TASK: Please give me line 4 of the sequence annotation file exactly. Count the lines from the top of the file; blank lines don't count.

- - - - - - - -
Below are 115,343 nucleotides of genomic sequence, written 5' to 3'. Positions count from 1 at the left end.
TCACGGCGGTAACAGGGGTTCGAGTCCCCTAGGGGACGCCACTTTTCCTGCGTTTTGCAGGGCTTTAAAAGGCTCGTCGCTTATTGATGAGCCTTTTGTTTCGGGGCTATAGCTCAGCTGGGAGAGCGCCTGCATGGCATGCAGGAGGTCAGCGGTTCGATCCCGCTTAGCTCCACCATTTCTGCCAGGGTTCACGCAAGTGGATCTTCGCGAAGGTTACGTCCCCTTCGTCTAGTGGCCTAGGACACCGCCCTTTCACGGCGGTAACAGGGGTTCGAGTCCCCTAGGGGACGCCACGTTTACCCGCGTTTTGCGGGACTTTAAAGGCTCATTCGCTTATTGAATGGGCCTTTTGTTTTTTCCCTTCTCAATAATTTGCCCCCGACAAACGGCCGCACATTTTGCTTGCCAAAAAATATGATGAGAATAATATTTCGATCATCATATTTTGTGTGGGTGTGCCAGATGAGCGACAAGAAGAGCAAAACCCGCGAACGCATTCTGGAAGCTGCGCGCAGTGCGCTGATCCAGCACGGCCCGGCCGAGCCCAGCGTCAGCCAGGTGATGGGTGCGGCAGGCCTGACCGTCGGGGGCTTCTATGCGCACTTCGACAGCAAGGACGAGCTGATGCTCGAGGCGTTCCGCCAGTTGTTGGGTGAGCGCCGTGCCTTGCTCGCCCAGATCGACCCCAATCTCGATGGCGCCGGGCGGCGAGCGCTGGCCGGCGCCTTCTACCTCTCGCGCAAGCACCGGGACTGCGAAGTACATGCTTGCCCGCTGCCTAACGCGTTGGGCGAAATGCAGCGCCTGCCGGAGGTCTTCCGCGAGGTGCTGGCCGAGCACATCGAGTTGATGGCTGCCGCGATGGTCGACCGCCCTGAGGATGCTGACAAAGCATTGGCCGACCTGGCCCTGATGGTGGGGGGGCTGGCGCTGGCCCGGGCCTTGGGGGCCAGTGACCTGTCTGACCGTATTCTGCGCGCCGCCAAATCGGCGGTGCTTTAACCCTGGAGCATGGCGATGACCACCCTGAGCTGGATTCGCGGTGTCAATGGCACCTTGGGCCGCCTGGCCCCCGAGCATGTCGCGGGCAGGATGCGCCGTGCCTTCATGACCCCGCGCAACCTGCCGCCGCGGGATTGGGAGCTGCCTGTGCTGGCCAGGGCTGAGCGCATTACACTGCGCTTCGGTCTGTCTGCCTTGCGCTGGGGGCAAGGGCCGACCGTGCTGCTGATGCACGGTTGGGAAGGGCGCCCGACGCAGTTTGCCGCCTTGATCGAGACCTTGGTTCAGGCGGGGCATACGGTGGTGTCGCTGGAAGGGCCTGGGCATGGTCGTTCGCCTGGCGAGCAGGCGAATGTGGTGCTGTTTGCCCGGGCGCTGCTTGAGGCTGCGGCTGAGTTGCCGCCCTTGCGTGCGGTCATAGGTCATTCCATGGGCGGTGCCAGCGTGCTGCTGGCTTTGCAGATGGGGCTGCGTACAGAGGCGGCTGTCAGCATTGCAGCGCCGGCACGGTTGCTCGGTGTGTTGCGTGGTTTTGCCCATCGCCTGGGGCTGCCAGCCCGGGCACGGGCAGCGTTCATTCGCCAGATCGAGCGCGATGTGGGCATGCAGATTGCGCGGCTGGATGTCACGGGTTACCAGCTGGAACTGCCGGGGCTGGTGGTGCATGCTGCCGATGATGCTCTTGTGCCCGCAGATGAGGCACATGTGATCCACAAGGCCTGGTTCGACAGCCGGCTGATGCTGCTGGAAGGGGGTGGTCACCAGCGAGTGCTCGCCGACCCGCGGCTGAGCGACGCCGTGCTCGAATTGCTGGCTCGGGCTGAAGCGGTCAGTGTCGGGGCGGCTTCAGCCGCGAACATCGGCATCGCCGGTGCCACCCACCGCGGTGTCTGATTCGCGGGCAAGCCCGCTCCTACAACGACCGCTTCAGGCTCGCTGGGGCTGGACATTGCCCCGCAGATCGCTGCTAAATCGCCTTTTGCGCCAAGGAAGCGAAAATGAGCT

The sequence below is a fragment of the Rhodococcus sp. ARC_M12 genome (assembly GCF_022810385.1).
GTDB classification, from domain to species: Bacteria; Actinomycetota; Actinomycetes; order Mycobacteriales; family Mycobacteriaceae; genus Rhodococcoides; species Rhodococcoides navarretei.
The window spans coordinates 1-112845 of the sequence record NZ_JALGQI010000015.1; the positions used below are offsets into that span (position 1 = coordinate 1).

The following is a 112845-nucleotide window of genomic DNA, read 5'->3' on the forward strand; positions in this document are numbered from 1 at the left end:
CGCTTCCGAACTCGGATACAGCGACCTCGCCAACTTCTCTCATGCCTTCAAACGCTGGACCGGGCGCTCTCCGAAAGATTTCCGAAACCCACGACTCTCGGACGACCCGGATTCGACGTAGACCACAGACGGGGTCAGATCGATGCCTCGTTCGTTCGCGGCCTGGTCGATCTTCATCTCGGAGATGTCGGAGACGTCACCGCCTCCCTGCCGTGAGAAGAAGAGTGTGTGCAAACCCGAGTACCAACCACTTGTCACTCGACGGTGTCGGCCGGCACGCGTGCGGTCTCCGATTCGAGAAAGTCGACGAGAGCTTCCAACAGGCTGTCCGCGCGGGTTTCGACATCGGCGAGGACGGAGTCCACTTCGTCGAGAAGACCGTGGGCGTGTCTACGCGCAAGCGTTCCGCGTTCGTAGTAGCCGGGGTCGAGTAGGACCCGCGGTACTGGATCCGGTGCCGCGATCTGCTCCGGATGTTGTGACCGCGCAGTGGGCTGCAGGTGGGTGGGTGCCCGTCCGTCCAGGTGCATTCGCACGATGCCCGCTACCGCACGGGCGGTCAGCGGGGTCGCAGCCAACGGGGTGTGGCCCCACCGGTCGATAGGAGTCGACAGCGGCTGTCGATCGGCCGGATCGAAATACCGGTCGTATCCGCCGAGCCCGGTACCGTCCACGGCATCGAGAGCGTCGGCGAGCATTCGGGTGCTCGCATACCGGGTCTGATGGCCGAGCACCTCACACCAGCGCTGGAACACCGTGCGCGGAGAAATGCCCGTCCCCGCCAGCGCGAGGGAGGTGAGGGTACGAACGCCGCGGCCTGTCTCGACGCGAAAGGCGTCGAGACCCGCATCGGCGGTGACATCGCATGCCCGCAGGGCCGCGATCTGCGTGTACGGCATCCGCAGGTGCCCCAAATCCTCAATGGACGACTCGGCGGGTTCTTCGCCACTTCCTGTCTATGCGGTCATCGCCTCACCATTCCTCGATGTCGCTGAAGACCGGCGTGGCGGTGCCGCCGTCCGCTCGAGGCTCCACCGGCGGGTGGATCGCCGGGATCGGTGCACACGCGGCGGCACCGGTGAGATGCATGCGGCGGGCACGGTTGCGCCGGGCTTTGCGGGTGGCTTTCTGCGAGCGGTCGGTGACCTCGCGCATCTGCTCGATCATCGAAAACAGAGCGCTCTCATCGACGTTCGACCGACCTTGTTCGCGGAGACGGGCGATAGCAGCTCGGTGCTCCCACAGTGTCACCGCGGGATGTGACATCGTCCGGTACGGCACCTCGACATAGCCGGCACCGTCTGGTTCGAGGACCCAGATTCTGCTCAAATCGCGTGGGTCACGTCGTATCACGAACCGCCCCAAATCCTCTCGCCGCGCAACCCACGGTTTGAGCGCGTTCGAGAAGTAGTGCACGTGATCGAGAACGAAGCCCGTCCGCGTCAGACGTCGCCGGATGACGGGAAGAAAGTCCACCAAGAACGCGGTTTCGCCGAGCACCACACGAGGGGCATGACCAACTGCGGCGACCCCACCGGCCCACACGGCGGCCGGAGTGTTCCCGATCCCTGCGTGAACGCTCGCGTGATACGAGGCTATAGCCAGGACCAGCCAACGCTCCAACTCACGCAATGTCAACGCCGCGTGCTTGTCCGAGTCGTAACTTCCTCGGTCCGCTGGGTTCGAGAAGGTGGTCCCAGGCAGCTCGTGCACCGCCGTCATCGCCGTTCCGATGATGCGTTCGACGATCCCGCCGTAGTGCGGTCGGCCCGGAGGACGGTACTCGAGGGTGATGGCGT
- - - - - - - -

GTDB classification, from domain to species: Bacteria; Actinomycetota; Actinomycetes; order Mycobacteriales; family Mycobacteriaceae; genus Rhodococcoides; species Rhodococcoides navarretei.